Who Answers?
Call 800-315-1376 to speak with an alcohol or drug abuse counselor.
Who Answers?

What Heroin Detox is Really Like

If you or someone you love is dealing with heroin dependence or addiction and is hoping to get off of the opiate, it’s a good idea to find out what this entails. Heroin is a powerful drug, and getting off of it can be difficult, but it is possible. If you’ve seen the movie Trainspotting you may have an idea of what heroin detox is like. The movie is, of course, a Hollywood production and can’t necessarily be taken for truth, but it does paint somewhat of a picture of one person’s experience with heroin detox and withdrawal.

Heroin detox is a physically and mentally trying process that usually involves battling with withdrawal and cravings through medications, behavioral therapy, or a combination of the two. Heroin detox will be very different for you depending on how you decide to go through it. Using substitution medicines such as methadone or going ‘cold turkey’ (stopping heroin use from a certain point on without substitutes), with counseling, or without counseling – each of these considerations will effect what your detox experience is like.

Heroin withdrawal

heroin dependence

Detoxing from heroin involves flu-like symptoms, anxiety, insomnia, and cravings. Treatment can help you cope!

A person experiencing heroin withdrawal will develop flulike symptoms such as a runny nose, achy body, hot and cold sweats, nausea, vomiting, sweating, and muscle cramps. People often feel anxious, irritable, and have difficulty sleeping. Normally you will start feeling these symptoms within 6 to 24 hours after your last dose of heroin, and they will peak in severity between the second and fourth day after your last use. The physical symptoms will usually stop after seven days, so if you can get through one week clean you are in good shape. The cravings, anxiety, and sleep disturbance usually last for weeks or months after your last heroin use, though, and so heroin detox is a long and continuous process.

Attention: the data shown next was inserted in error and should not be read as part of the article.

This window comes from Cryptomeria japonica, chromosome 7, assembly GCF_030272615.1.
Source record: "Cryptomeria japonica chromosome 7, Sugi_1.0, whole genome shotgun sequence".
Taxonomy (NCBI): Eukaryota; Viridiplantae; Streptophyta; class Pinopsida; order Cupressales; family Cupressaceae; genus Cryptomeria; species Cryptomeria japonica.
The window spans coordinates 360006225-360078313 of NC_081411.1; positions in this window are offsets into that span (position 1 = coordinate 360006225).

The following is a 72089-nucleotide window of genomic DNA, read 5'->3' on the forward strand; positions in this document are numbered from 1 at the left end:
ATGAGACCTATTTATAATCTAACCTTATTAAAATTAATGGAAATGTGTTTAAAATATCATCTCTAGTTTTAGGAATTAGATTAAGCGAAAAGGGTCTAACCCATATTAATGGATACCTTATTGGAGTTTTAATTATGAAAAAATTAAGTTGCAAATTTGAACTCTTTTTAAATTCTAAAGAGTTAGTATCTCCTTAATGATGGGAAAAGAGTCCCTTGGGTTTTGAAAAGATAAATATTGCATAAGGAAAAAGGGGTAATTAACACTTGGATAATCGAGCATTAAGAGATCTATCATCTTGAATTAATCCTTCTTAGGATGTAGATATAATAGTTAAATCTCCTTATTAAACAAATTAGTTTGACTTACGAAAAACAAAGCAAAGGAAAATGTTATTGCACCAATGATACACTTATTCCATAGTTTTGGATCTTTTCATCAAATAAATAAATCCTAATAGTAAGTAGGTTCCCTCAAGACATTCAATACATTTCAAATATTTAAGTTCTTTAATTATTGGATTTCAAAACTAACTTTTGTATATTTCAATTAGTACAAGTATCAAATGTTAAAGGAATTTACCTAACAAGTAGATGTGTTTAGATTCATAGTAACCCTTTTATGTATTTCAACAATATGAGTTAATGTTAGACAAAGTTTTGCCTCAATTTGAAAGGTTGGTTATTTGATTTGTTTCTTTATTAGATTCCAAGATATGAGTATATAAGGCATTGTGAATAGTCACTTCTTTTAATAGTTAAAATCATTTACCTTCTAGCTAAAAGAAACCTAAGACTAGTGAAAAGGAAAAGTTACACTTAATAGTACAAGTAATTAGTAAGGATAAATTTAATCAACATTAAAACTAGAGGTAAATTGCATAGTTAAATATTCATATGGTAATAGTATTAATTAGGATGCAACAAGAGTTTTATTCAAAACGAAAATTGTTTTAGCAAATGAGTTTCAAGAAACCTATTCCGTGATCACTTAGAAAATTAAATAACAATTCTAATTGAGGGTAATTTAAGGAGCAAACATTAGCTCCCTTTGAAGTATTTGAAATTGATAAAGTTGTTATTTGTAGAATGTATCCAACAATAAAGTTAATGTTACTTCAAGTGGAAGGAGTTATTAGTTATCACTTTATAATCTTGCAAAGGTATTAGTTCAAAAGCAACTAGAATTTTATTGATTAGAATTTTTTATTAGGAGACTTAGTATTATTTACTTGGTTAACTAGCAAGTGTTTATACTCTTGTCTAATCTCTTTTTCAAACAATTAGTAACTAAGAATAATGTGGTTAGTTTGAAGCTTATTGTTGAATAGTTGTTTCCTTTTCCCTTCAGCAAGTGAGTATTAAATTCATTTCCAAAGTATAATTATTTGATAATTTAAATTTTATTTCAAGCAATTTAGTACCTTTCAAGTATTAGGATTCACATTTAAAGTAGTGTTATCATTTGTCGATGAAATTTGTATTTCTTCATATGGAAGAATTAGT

The cravings involved with withdrawal can be stronger than any cravings you have experienced before. You will want heroin and you will want it badly. Cravings often lead people to relapse and use heroin, but they can and must be overcome for a successful recovery.

Withdrawal from heroin happens when your body develops a dependence on the drug, and it almost always comes along with heroin detox. Dependence and addiction are different in the fact that you may be physically dependent on a drug, but still have control over your use. Addiction is a chronic disease that entails actual changes in your brain chemistry.

Different ways to go through detox

Withdrawal will always be a part of a heroin detox process, but there are different ways to deal with it and to go through detox in general. There are medicines available to help with cravings and symptoms of withdrawal. The main ones are methadone, buprenorphine, and suboxone. These drugs will help to suppress your cravings and are intended to prevent relapse as well as to get users to successfully rid their bodies of heroin. Detox may be an easier process if you decide to use one of these medicines to help.

Either in addition to or instead of medicine, counseling can help with heroin detox. Either in an inpatient or an outpatient treatment facility, with individual counseling or support groups, detox can be a different experience. Given the fact that detox can be very hard, both for people who have not used for too long and for people who have used chronically for a long time, having help and support is very important during heroin detox.

Where do calls go?

Calls to numbers on a specific treatment center listing will be routed to that treatment center. Additional calls will also be forwarded and returned by a quality treatment center within the USA.

Calls to any general helpline (non-facility specific 1-8XX numbers) for your visit will be answered by a licensed drug and alcohol rehab facility, a paid advertiser on DetoxCenters.com.

All calls are private and confidential.

I NEED TO TALK TO SOMEONE NOWI NEED TO TALK TO SOMEONE NOW800-315-1376Response time about 1 min | Response rate 100%
Who Answers?

Pin It on Pinterest